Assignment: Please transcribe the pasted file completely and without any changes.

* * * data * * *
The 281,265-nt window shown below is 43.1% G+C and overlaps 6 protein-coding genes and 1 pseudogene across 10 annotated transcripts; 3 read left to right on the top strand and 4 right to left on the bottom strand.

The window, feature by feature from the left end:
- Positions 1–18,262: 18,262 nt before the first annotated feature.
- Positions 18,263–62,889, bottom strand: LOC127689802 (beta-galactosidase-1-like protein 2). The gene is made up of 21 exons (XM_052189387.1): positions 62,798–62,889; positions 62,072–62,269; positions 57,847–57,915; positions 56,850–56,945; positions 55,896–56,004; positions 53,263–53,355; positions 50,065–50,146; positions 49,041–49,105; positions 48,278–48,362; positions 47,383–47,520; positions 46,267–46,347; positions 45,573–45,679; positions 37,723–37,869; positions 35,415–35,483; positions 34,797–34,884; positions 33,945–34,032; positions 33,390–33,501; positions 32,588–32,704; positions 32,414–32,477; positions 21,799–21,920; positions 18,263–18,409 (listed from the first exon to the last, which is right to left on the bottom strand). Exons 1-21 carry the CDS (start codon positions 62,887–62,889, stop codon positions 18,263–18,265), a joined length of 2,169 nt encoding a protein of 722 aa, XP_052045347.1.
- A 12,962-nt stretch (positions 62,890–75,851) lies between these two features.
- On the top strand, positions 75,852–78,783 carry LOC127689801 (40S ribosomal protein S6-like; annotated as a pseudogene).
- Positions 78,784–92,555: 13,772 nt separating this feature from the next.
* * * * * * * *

The 281,265-nt window shown below is 43.1% G+C and overlaps 6 protein-coding genes and 1 pseudogene across 10 annotated transcripts; 3 read left to right on the top strand and 4 right to left on the bottom strand.

The window, feature by feature from the left end:
- Positions 1–18,262: 18,262 nt before the first annotated feature.
- Positions 18,263–62,889, bottom strand: LOC127689802 (beta-galactosidase-1-like protein 2). The gene is made up of 21 exons (XM_052189387.1): positions 62,798–62,889; positions 62,072–62,269; positions 57,847–57,915; positions 56,850–56,945; positions 55,896–56,004; positions 53,263–53,355; positions 50,065–50,146; positions 49,041–49,105; positions 48,278–48,362; positions 47,383–47,520; positions 46,267–46,347; positions 45,573–45,679; positions 37,723–37,869; positions 35,415–35,483; positions 34,797–34,884; positions 33,945–34,032; positions 33,390–33,501; positions 32,588–32,704; positions 32,414–32,477; positions 21,799–21,920; positions 18,263–18,409 (listed from the first exon to the last, which is right to left on the bottom strand). Exons 1-21 carry the CDS (start codon positions 62,887–62,889, stop codon positions 18,263–18,265), a joined length of 2,169 nt encoding a protein of 722 aa, XP_052045347.1.
- A 12,962-nt stretch (positions 62,890–75,851) lies between these two features.
- On the top strand, positions 75,852–78,783 carry LOC127689801 (40S ribosomal protein S6-like; annotated as a pseudogene).
- Positions 78,784–92,555: 13,772 nt separating this feature from the next.